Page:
Data breaches are costly and common. The average cost of a data breach in the U.S. is $9.44 million, and every second, 68 records are either lost or stolen. Hackers are becoming more adept at accessing confidential information, and phishing attempts are harder to spot. WIOA service providers manage sensitive client information every day. With the increasing prevalence of virtual service delivery and digital data management, it’s more important than ever for organizations to double down on their cybersecurity efforts and encourage their clients to practice good cyber hygiene.
Here are 10 best practices to help WIOA staff and their clients keep sensitive information out of the hands of cybercriminals.
1. Use unique, randomly generated passwords
Resist the temptation to get lazy with passwords. Change your passwords every three months. And above all, don't reuse passwords! A password manager can create strong, random passwords and securely store them for you.
2. Multi-factor authentication
It’s a simple step, but turning on MFA can prevent 99.9% of attacks on an account. Require MFA for any accounts your staff is using. If your clients have access to an online portal, they should also be required to use MFA upon login. Any reputable WIOA case management software will have built-in MFA.
3. Don’t use spreadsheets
There are many reasons to avoid using spreadsheets for data management, and security is a big one. Spreadsheets aren’t encrypted, so it’s simpler for hackers to access the data they contain. Plus, it's easy – too easy – to share spreadsheets. Data can be copied/pasted, permissions can be changed, and sensitive files can be emailed. Use an encrypted database instead.
4. Avoid public networks
Encourage staff and clients to use only trusted, secure networks when managing sensitive information. If you’re working in an office, you’re more than likely working on a secure network already. However, if you have staff that works from home, their network security is harder to determine. If they ever use a public network – say, at a coffee shop – any data they access or submit on that network could be compromised. The same is true for your clients.
5. Use AI and automation software
According to a recent IBM report, organizations that used automation and AI technology were able to contain a data breach 28 days faster, saving them over $3 million. Automation and AI software eliminate the need for manual data management, so your organization can respond rapidly in the event of a cyberattack.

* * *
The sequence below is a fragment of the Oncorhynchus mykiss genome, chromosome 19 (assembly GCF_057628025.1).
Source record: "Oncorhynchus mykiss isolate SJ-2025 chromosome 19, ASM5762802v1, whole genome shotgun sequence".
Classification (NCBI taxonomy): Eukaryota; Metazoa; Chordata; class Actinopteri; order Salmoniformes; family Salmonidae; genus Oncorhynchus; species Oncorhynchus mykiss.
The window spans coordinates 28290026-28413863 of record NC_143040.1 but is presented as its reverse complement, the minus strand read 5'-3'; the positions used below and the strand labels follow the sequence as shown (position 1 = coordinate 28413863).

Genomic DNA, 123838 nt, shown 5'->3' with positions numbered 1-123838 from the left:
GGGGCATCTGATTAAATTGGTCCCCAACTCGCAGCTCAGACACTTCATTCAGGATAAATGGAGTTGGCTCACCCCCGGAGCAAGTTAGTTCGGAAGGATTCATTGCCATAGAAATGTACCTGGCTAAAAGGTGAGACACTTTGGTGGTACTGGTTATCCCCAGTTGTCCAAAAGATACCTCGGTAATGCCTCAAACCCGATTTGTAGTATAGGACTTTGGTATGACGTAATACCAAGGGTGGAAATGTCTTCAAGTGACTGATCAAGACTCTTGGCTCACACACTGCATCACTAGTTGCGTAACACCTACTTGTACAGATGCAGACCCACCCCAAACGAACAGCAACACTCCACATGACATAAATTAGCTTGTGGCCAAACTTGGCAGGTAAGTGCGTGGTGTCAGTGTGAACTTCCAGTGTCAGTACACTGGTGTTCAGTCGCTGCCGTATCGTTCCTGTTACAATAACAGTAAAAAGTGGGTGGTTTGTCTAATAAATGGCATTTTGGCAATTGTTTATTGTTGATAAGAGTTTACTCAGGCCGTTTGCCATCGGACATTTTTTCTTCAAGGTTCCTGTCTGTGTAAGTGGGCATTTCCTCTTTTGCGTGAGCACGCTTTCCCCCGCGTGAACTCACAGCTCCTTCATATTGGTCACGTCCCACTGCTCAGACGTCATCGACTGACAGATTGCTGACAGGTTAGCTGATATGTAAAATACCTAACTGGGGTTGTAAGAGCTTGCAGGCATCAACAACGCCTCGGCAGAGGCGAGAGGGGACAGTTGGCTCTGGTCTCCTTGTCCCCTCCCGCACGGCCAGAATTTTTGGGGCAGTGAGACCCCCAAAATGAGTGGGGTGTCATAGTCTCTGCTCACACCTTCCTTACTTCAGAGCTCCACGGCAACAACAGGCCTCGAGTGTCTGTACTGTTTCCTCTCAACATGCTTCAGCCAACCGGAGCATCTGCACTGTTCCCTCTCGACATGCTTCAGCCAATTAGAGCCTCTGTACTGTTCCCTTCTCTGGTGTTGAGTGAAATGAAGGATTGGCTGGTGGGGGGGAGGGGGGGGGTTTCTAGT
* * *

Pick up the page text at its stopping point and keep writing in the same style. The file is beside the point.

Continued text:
6. Turn on automatic software updates
Software updates often include enhanced security measures. Getting behind on software updates can leave you exposed to cybercriminals and increases the risk of a data breach.
7. Think before you click
Phishers frequently target work email accounts. They may try to disguise the email by using a lookalike company email address or changing the “From” name to be your coworker’s or boss’s. If you’re unsure if an email is legit, forward it to your IT department before clicking on any links or downloading any attachments.
8. Train employees
Making cyber hygiene a regular part of company culture can reduce the risk of an employee blunder. Cybersecurity may not always be top of mind for staff, so it's important to host trainings periodically. Offer refreshers on the basics, like password protection and phishing scams.
9. Have a disaster recovery plan
If you have a security breach of any kind, whether malicious or accidental, having a disaster recovery plan in place is paramount. This includes having secure backups of your data, so if any information is compromised or your systems need to go offline, nothing is permanently lost.
10. 3rd-party security audit
IT and cybersecurity are complex and change rapidly. You're an expert in what you do, but that's probably not cybersecurity. That's why it's a good idea to have an annual 3rd-party audit of your organization's cybersecurity measures. Outsource to a professional who can review your digital infrastructure and systems and make recommendations to help you stay compliant and keep sensitive information safe.
Partner With a Trusted Software Provider
myOneFlow helps WIOA service providers efficiently and securely manage large amounts of sensitive information and data. Our customers trust myOneFlow with their clients' most sensitive personal information. myOneFlow is hosted in a data center that is SSAE 16 – SOC Type 2, FISMA High Physical and Environmental (PE), and PL2 certified. Data is encrypted at rest and during transit using industry-standard encryption AES 256. Contact our team today to learn more about our security measures and discuss how myOneFlow could be an excellent fit for your organization.